The Cave du Connaisseur is a unique place, steeped in history, where one finds a wide range of Chablis wines vinified by Matthieu Antunes in the purest tradition, reflecting the typical minerality of the terroir of Chablis. But it’s not only Chablis one finds here, although that’s all we tasted that day. They also produce reds and rosé, and even a bubbly called Crémant de Bourgogne.

Crémant is a group of sparkling wines made with the same technique as Champagne, but from outside the Champagne region. It employs labour-intensive secondary bottle fermentation as does Champagne. There are a wide variety of styles to choose from as Crémant is made in eight different appellations throughout France.

Vineyards around Dijon.

From here the country roads took us to the Burgundian capital of Dijon, whose many handsome buildings recall a time when the Dukes of Burgundy were more powerful than the Kings of France! We visited a boutique winery, Clos St-Louis, near the village of Fixin not far from Dijon. Incidentally, a clos corresponds to a Climat surrounded by walls. In the Middle Ages the clos belonged to prestigious owners or the monasteries. Nowadays a clos may be shared between several owners.

Philippe giving us a quick lecture in viticulture. That’s pinot noir behind him.

At Clos St-Louis the charismatic Philippe Bernard has established himself (lately with the help of his daughter Virginie, representing the 5th generation) as a producer of fine wine. After a visit to the vineyards and the production and barrel cellars, Phillipe took us to the “old vault” for a tasting of their excellent wines, starting with white, then onto rosé and finally the coup de grace, his pinot noirs. This was followed by a traditional farm-style dinner with the family, accompanied by their fine wines, which included their Crémant de Bourgogne Brut.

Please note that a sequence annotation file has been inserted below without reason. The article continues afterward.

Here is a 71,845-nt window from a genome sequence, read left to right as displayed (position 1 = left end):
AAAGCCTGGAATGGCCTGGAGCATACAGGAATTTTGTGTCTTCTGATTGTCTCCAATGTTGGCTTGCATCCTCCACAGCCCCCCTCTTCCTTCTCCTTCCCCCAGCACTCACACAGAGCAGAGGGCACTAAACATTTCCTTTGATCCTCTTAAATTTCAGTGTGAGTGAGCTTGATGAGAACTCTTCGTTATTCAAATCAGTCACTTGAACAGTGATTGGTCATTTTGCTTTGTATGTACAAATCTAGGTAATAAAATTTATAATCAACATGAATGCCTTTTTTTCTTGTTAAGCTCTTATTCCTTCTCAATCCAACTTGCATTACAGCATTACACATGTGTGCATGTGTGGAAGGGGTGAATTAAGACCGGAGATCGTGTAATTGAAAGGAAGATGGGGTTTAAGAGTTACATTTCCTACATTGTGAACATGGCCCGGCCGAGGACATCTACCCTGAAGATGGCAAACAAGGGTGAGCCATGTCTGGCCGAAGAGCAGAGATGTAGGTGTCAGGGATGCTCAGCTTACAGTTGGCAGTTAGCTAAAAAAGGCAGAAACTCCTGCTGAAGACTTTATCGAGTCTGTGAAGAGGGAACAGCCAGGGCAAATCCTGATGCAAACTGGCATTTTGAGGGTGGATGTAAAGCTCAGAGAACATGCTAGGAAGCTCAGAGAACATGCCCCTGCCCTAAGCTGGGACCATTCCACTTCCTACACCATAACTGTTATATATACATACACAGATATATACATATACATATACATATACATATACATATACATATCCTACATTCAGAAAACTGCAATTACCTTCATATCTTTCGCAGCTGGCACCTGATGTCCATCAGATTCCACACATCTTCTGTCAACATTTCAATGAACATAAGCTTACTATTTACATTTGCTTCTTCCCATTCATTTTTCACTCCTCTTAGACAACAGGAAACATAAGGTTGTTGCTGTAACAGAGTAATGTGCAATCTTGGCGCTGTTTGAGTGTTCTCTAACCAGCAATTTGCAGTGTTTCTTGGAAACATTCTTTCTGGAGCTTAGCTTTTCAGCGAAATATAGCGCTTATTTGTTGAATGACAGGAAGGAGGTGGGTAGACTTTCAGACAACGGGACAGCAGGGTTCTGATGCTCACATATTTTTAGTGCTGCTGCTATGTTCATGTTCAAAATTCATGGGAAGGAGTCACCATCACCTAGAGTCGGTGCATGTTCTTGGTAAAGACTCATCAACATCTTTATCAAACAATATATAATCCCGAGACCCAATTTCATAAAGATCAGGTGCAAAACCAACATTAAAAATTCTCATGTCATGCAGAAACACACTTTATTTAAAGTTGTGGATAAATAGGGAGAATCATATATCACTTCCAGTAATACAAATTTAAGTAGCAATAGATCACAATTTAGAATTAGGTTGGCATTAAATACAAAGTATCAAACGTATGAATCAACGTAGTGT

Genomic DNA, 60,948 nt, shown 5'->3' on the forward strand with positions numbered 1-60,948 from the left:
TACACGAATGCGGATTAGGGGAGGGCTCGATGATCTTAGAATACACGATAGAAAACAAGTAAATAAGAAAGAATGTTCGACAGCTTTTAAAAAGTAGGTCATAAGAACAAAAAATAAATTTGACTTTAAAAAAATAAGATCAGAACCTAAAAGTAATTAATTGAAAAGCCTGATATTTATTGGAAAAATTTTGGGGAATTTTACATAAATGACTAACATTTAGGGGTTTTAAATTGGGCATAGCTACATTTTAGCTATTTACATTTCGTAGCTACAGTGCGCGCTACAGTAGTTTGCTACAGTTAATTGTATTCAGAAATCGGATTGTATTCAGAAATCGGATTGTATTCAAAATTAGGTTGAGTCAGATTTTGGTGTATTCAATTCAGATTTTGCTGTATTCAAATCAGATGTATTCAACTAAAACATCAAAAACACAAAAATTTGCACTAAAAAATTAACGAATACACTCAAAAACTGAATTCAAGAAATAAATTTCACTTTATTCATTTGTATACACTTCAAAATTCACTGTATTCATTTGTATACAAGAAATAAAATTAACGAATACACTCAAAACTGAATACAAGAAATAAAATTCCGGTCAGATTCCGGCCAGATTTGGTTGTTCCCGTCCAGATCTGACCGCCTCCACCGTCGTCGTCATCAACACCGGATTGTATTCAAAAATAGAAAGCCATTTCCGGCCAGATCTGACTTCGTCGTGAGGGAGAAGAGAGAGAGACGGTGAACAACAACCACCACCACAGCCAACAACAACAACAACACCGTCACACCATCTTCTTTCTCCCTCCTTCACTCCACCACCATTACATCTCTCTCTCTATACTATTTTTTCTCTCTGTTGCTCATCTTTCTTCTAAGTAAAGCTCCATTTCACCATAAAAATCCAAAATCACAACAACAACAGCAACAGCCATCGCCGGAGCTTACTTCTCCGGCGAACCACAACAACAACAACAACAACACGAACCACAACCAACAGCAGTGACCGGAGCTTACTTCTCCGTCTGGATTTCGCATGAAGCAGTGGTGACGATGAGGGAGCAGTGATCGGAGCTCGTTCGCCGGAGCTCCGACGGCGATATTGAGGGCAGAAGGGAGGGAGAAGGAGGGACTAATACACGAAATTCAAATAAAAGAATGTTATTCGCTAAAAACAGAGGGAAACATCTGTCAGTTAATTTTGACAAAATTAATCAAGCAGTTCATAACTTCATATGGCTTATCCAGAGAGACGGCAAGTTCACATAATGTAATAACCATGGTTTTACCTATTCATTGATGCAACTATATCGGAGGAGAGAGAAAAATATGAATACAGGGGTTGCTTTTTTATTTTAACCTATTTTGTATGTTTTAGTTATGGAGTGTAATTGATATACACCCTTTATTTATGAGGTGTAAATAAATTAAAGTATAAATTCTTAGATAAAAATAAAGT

After action, satisfaction! The third course at Clos St-Louis was accompanied by two superb pinot noirs.

The estate has 19 hectares of vines owned or farmed in the Burgundy, Marsannay, Fixin, Côte de Nuits and Gevrey Chambertin appellations. In accordance with the specifications of the appellation, the vineyards are planted with a single grape variety, pinot noir for red wines (90% of the appellation) and chardonnay for white wines.

Incidentally, Burgundy remains the absolute benchmark for wines made from chardonnay (46% of plantings) and pinot noir (36%). Some wines are also made from gamay (7,5%), a red variety, and aligoté (6%), a white variety. Most Burgundian wines are single-varietal.

Chamonix and Mont Blanc.

The road to our next “wine stop” took us to Chamonix in the Alps, lakeside Annecy and Chambéry, from where more glorious mountain scenery was ours to enjoy as we travelled along the spectacular route used by the Emperor Napoleon when he returned from his first exile to try and retake the throne of France all the way to the French Riviera, Nice, Monaco and the Côte d’Azur, and, of course, picturesque Provence.

Rosé has been the focus of Provence wine-making for centuries and today accounts for about 75% of the region’s wine production. Ever since the Greeks brought wine to the area in 600

The vineyards of Provence.

BC, the people of Provence have focused on the art of dry rosé production, and the region isn’t only the site of the country’s oldest vineyards, but also the world’s largest wine region specializing in rosé.

Some of Provence’s “sexy” wines. I sampled quite a few … and they taste as sexy as they look!

The varieties used for making Provençal rosé are grenache, cinsault, syrah, mourvèdre, tibouren, carignan and cabernet sauvignon.

Driving through Avignon, we took the winding road into the heart of the world-famous Châteauneuf-du-Pape (New Chateau of the Pope) region, to Maison Bouachon.